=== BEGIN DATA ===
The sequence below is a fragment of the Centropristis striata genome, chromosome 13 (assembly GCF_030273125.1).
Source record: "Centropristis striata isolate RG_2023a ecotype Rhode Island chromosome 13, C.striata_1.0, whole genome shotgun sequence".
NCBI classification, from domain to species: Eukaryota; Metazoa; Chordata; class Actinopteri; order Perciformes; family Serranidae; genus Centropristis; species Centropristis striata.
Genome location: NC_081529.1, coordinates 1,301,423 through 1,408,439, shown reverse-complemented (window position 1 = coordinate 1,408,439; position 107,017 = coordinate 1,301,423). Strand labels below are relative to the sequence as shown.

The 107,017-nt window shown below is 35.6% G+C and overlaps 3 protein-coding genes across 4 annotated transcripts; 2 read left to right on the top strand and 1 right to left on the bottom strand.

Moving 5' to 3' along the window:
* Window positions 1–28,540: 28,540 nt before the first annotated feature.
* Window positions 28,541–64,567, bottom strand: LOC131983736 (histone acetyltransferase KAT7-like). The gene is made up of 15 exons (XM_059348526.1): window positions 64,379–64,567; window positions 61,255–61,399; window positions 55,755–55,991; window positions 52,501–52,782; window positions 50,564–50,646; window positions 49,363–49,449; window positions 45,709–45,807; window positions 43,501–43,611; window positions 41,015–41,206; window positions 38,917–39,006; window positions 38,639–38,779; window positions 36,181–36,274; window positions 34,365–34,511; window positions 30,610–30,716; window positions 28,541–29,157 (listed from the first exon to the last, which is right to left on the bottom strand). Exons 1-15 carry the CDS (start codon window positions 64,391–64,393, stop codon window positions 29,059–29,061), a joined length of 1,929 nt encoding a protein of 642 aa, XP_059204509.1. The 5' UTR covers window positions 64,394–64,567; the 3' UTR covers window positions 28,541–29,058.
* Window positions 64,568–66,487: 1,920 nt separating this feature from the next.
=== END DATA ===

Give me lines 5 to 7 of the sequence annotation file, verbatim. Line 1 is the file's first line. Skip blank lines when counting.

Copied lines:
The 107,017-nt window shown below is 35.6% G+C and overlaps 3 protein-coding genes across 4 annotated transcripts; 2 read left to right on the top strand and 1 right to left on the bottom strand.

Moving 5' to 3' along the window:
* Window positions 1–28,540: 28,540 nt before the first annotated feature.